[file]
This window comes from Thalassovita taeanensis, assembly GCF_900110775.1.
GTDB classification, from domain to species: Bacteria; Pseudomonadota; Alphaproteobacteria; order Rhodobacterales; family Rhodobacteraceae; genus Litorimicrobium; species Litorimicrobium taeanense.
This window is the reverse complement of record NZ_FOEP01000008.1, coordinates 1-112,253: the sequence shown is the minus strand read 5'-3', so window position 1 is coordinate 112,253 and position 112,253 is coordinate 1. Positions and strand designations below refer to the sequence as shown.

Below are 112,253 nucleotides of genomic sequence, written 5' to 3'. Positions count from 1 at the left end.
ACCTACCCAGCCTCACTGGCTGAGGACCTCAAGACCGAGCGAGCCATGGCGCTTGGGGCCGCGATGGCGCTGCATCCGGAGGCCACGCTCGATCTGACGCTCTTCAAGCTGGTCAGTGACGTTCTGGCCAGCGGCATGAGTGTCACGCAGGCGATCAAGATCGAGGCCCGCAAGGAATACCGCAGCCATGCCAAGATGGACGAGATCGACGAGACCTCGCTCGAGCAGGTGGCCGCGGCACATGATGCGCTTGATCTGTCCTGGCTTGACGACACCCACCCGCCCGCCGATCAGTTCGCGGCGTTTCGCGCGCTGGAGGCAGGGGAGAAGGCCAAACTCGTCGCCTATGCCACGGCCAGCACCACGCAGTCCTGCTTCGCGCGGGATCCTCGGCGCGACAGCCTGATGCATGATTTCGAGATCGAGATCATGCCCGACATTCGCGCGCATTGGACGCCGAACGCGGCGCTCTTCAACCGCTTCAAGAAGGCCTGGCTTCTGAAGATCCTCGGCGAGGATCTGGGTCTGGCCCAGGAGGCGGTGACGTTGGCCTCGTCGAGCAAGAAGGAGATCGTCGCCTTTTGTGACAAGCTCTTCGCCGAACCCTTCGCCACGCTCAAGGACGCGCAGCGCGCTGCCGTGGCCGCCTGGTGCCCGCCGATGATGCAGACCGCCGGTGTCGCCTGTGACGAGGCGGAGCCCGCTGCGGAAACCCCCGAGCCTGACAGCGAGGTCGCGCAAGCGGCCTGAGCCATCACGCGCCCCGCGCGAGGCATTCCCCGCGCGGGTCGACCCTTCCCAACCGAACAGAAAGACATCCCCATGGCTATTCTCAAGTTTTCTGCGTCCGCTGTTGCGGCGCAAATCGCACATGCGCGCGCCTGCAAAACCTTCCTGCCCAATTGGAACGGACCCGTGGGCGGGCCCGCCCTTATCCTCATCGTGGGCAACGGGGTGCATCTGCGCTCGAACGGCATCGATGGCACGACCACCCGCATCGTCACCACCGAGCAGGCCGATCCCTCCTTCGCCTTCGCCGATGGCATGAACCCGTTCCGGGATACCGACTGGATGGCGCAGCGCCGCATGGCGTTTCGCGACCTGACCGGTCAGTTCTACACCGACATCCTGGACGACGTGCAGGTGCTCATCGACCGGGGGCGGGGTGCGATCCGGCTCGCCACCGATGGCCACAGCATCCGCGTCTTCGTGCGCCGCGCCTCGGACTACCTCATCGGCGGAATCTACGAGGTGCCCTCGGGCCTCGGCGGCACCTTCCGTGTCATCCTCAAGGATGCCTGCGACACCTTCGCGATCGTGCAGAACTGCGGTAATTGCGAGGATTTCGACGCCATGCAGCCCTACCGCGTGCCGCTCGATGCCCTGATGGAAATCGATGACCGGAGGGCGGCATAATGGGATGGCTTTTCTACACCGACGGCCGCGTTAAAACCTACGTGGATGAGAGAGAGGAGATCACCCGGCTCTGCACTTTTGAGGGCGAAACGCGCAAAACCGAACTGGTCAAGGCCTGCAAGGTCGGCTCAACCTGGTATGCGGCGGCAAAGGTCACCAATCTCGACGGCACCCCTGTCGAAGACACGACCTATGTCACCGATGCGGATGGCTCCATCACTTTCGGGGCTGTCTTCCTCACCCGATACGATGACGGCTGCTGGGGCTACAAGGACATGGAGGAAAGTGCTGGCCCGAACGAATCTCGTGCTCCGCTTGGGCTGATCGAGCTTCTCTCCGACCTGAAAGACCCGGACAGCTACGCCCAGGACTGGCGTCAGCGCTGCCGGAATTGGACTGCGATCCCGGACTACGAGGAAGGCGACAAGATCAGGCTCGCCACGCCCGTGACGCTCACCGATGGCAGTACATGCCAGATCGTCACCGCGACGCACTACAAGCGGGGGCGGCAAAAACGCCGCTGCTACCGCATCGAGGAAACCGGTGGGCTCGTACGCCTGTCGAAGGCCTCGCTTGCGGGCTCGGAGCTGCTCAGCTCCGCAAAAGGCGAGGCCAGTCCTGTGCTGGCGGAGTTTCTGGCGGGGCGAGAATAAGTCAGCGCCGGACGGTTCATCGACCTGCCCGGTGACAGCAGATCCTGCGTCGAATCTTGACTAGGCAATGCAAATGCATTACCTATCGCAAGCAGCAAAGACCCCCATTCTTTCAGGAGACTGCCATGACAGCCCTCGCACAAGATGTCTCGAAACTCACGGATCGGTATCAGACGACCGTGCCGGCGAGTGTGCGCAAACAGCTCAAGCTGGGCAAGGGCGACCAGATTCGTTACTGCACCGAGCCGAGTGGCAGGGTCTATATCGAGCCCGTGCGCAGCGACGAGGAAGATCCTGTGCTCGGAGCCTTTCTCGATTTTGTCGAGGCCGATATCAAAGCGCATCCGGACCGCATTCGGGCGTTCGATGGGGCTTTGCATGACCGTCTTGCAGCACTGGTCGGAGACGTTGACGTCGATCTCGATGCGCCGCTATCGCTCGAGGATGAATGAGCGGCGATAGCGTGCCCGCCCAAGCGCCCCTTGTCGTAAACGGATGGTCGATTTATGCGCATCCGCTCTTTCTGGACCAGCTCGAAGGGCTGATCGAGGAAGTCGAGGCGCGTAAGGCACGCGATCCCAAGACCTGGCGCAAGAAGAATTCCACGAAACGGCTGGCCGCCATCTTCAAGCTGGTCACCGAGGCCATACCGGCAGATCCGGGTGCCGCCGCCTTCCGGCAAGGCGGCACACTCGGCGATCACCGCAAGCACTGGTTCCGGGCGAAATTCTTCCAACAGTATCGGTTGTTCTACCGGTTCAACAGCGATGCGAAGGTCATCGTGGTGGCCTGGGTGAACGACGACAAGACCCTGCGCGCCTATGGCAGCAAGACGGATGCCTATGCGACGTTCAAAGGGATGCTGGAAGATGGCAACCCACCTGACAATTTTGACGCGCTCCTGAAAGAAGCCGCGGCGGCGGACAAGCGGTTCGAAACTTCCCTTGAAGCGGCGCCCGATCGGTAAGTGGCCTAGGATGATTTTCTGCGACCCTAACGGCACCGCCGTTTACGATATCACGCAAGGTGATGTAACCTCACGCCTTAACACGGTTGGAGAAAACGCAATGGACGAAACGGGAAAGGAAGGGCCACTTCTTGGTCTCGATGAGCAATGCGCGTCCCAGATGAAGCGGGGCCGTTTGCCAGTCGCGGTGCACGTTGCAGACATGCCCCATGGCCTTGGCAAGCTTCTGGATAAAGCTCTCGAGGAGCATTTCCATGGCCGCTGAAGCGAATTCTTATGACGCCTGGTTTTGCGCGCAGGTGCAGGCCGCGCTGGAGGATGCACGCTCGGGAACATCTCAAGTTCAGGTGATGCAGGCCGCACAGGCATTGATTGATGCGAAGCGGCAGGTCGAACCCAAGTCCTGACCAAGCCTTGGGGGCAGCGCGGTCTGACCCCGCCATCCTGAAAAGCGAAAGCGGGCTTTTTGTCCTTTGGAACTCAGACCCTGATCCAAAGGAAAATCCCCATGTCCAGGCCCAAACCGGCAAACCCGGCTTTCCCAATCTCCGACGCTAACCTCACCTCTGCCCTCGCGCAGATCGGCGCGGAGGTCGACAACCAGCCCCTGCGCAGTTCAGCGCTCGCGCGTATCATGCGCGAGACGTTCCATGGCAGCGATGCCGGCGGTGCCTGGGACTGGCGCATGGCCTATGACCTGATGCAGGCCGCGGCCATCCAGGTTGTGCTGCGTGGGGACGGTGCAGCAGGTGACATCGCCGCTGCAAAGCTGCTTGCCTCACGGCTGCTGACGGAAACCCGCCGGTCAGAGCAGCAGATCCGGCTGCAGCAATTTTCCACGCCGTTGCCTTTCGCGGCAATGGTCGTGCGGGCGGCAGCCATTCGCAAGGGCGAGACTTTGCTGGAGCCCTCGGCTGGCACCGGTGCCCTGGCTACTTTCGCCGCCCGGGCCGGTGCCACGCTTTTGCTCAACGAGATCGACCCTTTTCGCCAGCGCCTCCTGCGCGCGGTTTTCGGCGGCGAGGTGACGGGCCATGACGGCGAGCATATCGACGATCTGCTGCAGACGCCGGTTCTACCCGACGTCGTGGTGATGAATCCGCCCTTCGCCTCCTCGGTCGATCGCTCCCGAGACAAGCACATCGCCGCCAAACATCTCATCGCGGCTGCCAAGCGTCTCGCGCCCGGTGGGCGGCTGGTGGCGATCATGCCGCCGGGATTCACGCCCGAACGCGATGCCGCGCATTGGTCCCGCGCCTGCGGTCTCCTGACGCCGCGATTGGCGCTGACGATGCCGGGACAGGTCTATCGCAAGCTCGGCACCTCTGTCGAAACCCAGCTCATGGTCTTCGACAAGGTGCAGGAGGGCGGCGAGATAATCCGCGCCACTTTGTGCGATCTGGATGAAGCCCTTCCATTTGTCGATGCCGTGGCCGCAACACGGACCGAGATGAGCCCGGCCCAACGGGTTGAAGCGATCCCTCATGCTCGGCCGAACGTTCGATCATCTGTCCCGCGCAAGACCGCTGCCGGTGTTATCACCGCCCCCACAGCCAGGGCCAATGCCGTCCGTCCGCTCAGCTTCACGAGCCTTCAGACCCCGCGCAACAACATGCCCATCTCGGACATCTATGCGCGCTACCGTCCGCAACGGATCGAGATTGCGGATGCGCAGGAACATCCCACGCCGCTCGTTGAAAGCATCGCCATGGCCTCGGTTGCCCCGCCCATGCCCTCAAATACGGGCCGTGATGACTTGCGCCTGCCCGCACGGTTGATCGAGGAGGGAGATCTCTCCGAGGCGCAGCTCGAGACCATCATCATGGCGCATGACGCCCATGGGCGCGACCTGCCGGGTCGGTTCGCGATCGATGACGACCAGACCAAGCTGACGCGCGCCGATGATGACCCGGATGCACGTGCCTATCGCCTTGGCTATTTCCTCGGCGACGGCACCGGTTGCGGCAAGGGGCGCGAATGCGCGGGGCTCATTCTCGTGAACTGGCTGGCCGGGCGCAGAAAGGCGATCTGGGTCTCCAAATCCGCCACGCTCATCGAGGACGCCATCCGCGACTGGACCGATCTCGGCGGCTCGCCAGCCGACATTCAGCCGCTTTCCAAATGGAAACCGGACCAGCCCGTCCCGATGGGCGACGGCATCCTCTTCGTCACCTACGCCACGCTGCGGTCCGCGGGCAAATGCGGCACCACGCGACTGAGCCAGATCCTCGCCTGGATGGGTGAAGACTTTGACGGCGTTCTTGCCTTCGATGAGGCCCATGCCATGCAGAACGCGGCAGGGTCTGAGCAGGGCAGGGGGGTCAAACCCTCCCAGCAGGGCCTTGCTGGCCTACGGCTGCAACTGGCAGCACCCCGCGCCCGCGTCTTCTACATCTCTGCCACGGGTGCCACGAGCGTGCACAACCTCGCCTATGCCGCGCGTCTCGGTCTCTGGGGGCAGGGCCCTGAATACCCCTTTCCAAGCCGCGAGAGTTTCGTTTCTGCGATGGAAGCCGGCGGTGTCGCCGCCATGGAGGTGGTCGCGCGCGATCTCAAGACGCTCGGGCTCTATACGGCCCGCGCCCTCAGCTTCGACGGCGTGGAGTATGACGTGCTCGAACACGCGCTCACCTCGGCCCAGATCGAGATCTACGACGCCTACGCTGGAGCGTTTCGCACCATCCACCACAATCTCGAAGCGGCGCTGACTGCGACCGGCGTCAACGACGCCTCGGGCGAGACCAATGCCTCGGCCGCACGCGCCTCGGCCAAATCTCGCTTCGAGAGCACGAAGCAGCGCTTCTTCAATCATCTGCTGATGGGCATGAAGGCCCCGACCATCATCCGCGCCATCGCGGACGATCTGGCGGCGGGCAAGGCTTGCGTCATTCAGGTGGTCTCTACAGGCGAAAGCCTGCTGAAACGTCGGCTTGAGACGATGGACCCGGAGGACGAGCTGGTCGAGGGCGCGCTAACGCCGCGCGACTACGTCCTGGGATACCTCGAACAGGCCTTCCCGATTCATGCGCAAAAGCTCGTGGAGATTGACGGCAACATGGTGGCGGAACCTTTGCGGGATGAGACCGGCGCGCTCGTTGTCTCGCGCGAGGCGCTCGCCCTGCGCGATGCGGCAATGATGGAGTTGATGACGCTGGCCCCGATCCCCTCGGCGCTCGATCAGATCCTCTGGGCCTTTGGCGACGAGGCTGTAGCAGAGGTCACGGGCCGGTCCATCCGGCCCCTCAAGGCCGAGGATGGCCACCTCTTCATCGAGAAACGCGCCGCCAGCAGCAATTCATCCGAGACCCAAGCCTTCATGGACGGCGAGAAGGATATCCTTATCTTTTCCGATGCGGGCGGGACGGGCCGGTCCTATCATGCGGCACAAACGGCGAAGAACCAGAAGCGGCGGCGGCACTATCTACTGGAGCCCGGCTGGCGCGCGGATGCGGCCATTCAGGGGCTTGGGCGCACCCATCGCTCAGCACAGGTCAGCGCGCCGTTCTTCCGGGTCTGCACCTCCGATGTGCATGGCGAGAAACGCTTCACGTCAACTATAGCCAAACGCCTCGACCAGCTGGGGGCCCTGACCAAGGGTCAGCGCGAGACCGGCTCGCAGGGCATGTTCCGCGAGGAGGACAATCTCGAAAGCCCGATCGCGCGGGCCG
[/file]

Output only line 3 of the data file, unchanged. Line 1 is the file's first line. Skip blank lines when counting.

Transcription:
This window is the reverse complement of record NZ_FOEP01000008.1, coordinates 1-112,253: the sequence shown is the minus strand read 5'-3', so window position 1 is coordinate 112,253 and position 112,253 is coordinate 1. Positions and strand designations below refer to the sequence as shown.